“Some men just want to watch the world burn”
A line used in the ‘Dark Knight’ to describe the insane mind of the Joker, but also one that these days seems to fit the so called ‘leader of the free world’, a certain President Donald J. Trump.
Unfortunately for the planet, this statement may have a more real meaning as President Trump has decided that the USA will withdraw from the Paris climate agreement.
So what is the ‘Paris climate agreement’ and why is it important?
For the first time in history an agreement has been drawn up to tackle climate change that will include every country on earth. The main aims of this agreement are to keep global temperatures “well below” 2.0C above pre-industrial times and it hopes to keep them below 1.5C (to put this in perspective we are already around a 1.0C increase), it hopes to limit the greenhouse gases produced by humankind to the level that trees, soil and oceans can absorb naturally by at the latest 2100. Each countries’ green energy and carbon emissions will be reviewed every 5 years and perhaps one of the most exciting points of the entire plan is a pledge from richer countries to provide poorer countries with ‘climate finance’ and green technologies to help them achieve these targets.
The effects of climate change are already becoming visible to ordinary people all over the world. For example, here in Scotland we are seeing wetter summers with milder winters, in colder climates such those heading towards the Arctic Circle, glaciers and ice coverage seem to be disappearing before our very eyes. So far none of these effects have put people’s lives directly in danger, but if you are a resident of a low lying country or an island, the threats faced by climate change are already a daily occurrence. In the Marshall Islands residents can already see their homeland beginning to disappear under the waves. Floods are now a part of everyday life, whereas once, particularly in the capital Majuro, decades passed between every major flood. The floods are polluting the islands fresh water supplies and washing away houses, triggering mass immigration of the Marshallese to the USA (ironically).
So far 148 nations have agreed to the targets set. The target is to get a total of 197 nations to sign the deal and we are well on our way to this. However, one major greenhouse gas producing nation has decided to turn its back on the deal, the USA.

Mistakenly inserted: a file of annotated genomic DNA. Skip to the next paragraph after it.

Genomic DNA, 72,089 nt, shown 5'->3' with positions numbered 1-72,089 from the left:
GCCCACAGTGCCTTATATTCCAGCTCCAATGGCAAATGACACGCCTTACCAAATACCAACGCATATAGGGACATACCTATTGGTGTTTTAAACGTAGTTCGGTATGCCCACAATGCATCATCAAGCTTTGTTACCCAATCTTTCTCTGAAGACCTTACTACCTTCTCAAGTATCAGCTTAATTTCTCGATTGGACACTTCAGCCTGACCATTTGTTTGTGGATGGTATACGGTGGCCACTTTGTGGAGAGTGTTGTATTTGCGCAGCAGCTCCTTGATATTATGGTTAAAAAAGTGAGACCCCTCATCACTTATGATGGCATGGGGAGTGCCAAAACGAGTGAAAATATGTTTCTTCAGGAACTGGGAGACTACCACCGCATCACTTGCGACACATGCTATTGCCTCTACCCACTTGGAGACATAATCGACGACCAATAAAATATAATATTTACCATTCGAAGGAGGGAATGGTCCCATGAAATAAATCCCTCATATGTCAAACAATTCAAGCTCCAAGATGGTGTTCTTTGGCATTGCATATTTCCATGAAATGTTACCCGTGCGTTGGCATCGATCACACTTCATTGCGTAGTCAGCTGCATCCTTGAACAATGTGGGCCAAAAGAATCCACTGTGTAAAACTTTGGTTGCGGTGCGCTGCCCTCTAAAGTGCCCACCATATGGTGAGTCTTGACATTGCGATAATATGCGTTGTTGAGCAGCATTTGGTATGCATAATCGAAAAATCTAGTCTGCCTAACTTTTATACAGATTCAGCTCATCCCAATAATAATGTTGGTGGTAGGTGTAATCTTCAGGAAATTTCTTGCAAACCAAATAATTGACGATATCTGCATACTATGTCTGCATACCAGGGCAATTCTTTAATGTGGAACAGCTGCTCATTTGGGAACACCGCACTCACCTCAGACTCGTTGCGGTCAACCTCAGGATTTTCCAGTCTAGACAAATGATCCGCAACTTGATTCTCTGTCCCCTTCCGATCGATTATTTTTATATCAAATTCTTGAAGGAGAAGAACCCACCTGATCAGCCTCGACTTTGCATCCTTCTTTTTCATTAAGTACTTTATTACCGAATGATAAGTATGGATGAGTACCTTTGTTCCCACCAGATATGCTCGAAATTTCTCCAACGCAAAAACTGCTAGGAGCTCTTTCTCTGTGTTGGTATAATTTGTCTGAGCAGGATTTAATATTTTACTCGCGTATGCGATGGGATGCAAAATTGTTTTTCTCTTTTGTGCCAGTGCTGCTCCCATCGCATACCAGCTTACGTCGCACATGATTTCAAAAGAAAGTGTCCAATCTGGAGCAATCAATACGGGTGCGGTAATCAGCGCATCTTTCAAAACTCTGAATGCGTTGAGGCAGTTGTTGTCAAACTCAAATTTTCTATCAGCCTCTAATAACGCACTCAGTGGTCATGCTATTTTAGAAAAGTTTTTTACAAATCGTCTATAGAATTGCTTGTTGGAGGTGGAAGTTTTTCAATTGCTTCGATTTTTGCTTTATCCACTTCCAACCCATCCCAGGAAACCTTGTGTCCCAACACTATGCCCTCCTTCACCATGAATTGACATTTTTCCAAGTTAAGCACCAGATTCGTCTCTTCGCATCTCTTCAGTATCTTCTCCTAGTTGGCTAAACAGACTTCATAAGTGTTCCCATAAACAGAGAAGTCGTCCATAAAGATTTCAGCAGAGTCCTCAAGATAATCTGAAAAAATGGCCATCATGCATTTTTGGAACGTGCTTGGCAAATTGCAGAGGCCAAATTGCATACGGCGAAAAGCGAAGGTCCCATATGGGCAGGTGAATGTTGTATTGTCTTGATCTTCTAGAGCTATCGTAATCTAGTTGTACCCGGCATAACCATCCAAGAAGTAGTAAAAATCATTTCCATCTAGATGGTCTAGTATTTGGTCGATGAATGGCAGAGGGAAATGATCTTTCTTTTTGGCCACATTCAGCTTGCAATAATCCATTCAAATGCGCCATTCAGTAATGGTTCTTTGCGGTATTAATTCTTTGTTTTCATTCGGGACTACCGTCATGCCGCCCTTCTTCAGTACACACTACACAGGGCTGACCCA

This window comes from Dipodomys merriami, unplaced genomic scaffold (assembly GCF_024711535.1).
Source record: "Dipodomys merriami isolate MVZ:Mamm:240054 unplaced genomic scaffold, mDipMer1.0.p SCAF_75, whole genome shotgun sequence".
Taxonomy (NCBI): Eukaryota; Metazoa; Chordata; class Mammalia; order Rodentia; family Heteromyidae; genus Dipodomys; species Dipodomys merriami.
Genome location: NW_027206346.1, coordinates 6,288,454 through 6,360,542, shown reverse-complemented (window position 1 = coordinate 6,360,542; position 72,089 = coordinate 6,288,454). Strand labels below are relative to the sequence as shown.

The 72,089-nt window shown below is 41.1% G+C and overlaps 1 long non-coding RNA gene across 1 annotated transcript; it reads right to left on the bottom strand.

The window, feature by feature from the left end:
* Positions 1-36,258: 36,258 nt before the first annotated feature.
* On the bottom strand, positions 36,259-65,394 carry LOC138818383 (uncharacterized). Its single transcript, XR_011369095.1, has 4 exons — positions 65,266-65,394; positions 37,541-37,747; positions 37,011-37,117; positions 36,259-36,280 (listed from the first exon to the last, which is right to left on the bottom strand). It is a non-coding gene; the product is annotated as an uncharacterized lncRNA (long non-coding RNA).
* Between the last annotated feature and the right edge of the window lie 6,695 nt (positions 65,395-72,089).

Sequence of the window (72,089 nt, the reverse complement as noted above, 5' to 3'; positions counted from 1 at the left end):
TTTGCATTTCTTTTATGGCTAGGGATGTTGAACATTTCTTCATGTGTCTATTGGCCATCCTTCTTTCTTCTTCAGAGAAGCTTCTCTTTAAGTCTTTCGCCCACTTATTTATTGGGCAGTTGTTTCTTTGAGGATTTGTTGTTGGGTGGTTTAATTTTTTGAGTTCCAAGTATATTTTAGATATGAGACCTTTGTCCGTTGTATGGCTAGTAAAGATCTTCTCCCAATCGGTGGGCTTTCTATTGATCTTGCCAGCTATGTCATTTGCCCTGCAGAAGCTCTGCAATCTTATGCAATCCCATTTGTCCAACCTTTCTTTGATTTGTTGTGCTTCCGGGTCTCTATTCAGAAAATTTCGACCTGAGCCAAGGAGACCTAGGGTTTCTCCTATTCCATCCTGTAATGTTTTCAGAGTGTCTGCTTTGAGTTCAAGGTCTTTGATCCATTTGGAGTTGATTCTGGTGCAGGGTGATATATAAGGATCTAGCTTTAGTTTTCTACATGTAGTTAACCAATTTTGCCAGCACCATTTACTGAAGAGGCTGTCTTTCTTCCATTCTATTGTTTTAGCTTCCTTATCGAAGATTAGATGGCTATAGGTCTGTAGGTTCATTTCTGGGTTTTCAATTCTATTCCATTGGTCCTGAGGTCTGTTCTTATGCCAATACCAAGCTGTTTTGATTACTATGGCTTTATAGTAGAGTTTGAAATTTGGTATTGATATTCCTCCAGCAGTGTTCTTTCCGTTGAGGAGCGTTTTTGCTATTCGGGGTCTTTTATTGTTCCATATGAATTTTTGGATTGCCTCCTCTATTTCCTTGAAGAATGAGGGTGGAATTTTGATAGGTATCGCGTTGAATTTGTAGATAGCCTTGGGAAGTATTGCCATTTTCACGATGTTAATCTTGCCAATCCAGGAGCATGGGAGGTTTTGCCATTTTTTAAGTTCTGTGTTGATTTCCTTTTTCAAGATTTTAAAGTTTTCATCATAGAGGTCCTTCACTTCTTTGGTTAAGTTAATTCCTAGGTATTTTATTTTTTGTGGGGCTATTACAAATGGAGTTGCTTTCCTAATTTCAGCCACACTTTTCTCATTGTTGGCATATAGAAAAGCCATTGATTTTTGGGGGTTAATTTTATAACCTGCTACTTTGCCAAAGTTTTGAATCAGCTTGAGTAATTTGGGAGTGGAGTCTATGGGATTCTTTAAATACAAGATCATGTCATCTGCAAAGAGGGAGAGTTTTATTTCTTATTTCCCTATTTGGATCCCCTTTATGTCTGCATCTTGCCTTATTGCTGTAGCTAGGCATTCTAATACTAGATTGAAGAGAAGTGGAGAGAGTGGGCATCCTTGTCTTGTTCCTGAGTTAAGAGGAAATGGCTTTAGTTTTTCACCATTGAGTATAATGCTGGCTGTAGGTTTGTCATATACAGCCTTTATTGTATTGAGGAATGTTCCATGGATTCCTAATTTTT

Today, Trump’s America is responsible for 15% for all of the earth’s carbon emissions on its own, making it one of the most vital targets for reducing worldwide emissions. Without their signature on the agreement it is predicted that the world’s average temperature will be a whole 1.6C over the target set by 2100
President Trump hopes by pulling out of this agreement he will be able to reignite America’s dying coal industry, a key pledge of his election campaign which appeals to the central states known as the rust belt, a region where a lot of trumps voters live. However, currently in America the coal industry employs roughly half as many people as the countries solar energy providers, so this will be a major challenge for the new president, one which many economic and energy experts think he will inevitably fail at.
For other countries the lack of American involvement means a loss of access to one of the countries with the most renewable energy resources and technology, a vital part of the agreement for less developed nations. This may mean countries will go elsewhere to invest and purchase renewable tech, which could mean trump misses out on the jobs he has pledged to his supporters. One of the main contenders to take over this role is China, an increase in investment in the Chinese economy could potentially annoy trump even more, adding to his humiliation if coal doesn’t take off.
Unfortunately for now, President Trump and his government show no signs of changing their mind on this issues and remain fully against the Paris agreement, but in certain states and cities the local governments are rebelling against him and committing to the conditions and targets of the agreement themselves, so perhaps in time their pressure may force a change in policy, but for now the world will just have to fight climate change without the so called leader of the free world.
Protesters outside the White House (Image from BBC News)